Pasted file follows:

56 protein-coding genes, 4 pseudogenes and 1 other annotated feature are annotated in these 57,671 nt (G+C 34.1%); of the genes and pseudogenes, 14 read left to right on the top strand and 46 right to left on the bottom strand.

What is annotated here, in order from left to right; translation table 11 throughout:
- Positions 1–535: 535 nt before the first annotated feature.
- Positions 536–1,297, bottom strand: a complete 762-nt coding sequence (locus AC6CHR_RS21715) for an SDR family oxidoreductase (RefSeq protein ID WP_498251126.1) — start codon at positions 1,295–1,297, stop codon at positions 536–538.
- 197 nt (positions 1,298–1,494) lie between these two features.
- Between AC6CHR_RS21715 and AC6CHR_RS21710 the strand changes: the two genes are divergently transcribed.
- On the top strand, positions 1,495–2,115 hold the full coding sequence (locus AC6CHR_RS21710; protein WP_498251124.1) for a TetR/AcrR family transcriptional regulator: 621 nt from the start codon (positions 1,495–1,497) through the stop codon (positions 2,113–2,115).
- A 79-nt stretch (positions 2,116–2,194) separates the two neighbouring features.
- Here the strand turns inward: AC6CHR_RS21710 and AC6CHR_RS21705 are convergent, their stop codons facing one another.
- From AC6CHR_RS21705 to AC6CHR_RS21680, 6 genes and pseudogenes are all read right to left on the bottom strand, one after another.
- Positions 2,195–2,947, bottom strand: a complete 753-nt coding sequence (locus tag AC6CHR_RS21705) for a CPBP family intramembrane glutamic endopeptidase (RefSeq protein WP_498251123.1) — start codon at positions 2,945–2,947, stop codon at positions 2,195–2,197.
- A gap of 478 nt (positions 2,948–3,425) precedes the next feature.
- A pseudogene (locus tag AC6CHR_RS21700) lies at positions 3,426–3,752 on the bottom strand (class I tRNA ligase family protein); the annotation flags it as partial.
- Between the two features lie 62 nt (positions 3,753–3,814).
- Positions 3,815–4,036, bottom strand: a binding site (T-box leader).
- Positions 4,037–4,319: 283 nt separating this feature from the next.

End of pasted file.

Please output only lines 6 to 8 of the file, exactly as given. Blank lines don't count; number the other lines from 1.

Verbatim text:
- Between AC6CHR_RS21715 and AC6CHR_RS21710 the strand changes: the two genes are divergently transcribed.
- On the top strand, positions 1,495–2,115 hold the full coding sequence (locus AC6CHR_RS21710; protein WP_498251124.1) for a TetR/AcrR family transcriptional regulator: 621 nt from the start codon (positions 1,495–1,497) through the stop codon (positions 2,113–2,115).
- A 79-nt stretch (positions 2,116–2,194) separates the two neighbouring features.